Mobile 2.0 Europe: Context Panel
Moderator: Raimo van der Klein, SPRXMobile
Gregr Skibiski, Sense Networks
Tommy Ahers, Vodafone (ex-Zyb)
Felix Petersen, Nokia Berlin
Ted Morgan, SkyHook
Xavier Carrillo Costa, Digital Legends
XCC: we spend a lot of money simulating the real world. Now we're connecting with the real world, and it's changing the game paradigm.
TM: Have difficulty figuring out some behaviour. We see some locations which have huge numbers of lookups, but can't work out why. One of our heaviest location users on the iPhone is the RIM HQ.
FP: We have a successful mapping product. We realised a couple of years back that we didn't need to license traffic data, we could gather it ourselves from looking at behaviour of users with our product. Google built a product on the back of inferring meaning from links between pages; we can do the same with geographic links.
TA: Heading up location team at Vodafone now. When I promised to change Vodafone from the inside, I didn't realise how big it was :) Enabling location apps through the web framework.
GS: We get lots of data from carriers around location. 4-5% of people will use an app 15 times on the iPhone. So can we use combinations of location and other date to predict which apps people will use? There is a link between historical location usage and app usage - e.g. for directory applications, someone moving around a lot is more likely to use one.
Q: Where do you get the data to predict churn, age, sex?
GS: Direct from carriers. Usage of the data is tightly regulated, but for an internal purpose like churn measurement is allowed. External stuff like marketing has to be opt-in.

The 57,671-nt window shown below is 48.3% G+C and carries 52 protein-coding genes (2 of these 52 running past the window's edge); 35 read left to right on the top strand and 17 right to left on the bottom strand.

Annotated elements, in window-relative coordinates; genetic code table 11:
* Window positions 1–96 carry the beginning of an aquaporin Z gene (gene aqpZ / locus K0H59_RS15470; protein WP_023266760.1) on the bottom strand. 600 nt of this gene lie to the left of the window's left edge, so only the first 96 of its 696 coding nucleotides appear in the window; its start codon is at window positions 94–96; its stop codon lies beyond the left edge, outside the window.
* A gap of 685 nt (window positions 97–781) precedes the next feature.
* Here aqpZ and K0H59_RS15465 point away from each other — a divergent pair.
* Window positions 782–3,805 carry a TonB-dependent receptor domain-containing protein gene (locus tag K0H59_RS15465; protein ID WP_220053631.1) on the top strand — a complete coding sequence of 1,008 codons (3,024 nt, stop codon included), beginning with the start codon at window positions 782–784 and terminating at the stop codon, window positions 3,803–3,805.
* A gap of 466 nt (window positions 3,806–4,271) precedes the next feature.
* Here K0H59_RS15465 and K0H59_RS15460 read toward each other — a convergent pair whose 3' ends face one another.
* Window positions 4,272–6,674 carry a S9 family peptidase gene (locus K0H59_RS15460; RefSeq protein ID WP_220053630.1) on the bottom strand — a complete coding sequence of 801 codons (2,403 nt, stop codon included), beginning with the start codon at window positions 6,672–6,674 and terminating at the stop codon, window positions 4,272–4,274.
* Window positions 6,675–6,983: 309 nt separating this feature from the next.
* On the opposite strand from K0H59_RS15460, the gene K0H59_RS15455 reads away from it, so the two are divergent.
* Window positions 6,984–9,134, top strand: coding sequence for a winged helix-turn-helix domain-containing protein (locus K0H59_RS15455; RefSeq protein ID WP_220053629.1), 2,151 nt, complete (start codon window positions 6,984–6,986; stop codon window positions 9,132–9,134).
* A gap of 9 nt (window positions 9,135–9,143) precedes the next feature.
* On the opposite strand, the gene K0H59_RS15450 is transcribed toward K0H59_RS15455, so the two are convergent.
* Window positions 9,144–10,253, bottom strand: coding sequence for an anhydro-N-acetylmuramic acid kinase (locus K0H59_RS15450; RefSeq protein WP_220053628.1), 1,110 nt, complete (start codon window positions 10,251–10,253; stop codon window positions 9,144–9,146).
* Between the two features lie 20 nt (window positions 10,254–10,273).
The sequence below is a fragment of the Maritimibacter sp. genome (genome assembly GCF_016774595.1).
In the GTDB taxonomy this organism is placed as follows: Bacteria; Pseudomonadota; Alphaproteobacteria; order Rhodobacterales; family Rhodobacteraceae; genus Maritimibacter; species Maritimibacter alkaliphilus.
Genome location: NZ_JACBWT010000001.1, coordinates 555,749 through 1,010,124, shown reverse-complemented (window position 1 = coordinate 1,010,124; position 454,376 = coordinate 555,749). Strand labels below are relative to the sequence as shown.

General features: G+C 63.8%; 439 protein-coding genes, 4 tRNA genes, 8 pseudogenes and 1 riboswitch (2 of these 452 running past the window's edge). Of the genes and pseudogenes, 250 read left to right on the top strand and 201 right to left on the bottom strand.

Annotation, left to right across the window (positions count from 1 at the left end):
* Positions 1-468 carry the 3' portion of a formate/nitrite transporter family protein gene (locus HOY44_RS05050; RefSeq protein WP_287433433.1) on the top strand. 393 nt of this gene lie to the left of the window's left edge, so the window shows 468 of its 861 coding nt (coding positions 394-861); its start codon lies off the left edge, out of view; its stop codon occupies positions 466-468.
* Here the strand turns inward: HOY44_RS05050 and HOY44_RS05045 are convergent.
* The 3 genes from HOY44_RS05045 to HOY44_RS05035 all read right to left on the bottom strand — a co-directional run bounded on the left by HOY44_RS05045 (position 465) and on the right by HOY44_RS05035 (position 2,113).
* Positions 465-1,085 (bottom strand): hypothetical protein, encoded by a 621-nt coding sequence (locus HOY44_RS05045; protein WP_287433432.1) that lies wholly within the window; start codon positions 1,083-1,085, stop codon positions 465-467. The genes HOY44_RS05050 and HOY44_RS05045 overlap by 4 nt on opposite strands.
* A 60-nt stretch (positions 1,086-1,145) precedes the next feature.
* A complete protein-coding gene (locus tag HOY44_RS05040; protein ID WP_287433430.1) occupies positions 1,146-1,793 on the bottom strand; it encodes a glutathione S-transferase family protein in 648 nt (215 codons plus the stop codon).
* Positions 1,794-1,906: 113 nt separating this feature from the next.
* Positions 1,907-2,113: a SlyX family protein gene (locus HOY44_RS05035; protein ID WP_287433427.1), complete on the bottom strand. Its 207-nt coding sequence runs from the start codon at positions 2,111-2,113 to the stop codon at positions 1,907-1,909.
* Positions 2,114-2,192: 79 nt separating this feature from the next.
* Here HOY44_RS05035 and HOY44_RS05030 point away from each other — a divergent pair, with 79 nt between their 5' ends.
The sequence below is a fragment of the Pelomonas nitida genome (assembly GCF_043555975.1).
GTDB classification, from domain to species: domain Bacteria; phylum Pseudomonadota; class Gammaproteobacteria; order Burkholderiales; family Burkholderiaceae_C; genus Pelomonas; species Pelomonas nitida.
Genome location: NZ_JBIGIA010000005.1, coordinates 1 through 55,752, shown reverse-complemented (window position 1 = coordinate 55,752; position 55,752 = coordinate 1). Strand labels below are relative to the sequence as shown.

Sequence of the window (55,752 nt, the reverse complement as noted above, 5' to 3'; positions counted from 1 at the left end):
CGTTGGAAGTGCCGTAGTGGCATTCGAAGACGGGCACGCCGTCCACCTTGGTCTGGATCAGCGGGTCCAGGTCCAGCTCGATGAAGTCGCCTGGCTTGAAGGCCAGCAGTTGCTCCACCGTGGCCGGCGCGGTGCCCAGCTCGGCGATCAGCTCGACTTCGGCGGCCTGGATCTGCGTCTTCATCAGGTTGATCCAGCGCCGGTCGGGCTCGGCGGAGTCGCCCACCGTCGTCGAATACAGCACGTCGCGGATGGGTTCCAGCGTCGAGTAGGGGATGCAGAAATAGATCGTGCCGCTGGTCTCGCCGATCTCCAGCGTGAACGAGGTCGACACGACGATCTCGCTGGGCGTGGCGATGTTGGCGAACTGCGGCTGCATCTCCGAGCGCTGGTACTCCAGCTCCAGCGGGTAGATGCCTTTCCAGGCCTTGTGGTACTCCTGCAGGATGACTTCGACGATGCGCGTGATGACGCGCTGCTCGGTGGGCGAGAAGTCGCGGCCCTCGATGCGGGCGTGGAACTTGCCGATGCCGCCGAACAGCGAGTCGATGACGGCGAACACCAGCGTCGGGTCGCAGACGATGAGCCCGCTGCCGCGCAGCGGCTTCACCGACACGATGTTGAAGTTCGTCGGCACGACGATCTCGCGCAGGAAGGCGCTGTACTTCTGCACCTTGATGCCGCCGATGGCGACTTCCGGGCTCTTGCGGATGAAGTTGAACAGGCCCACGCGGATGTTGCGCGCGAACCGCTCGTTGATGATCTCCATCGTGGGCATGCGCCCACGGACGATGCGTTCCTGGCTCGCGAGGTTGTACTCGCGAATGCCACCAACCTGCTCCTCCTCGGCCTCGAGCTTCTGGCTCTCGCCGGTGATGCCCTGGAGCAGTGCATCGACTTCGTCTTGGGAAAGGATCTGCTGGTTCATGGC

Q: The US is not very regulated when it comes to privacy. Can you give us examples of data extracted for LBS in Europe, compliant with DPA and Privacy laws?
A: (TA) Latitude. (FP) At Nokia we opted against doing a friend-finder product. The issue is tracking vs publishing; Latitude seems a little naive.
RVDK: Location updates are social behaviour - when people update their location manually, they're saying something.
FP: Manual location updates are more interesting and more relevant.
Q: How far can prediction go?
GS: We take a group of people, a year of behaviour, crunch the data, then work out if they e.g. like rap music, go out at night, and can see we've accurately predicted what they like.
FP: I have to make an effort to physically go somewhere - so it has a lot of meaning. Dopplr are doing interesting stuff with location and the social graph; I tried it and they predicted places I'd like with surprising accuracy, based on very little data.
TM: Most advertising is based on your home, which is where you spend very little time.
FP: But this doesn't matter. We used to derive intent from demographic data, now we can predict it from real behaviour.
XCC: In the console world we manually mine data.
Q: The location visualisation and predictions are fascinating. Can you say anything about apps that generated swarm behaviour?
GS: Talks about taxi visualisations; these bring a feedback loop which modify behaviour.
TM: We've not seen anyone build swarm behaviour, but don't have access to the data in realtime so it's hard.
Q: Context is more than location, it's about a network too.
FP: We've seen lots of interesting examples... we can derive more than location from the phone. We form social graphs every day by interacting, the explicit "we are friends" of Facebook is very raw. If we could mine your everyday life we could be more subtle.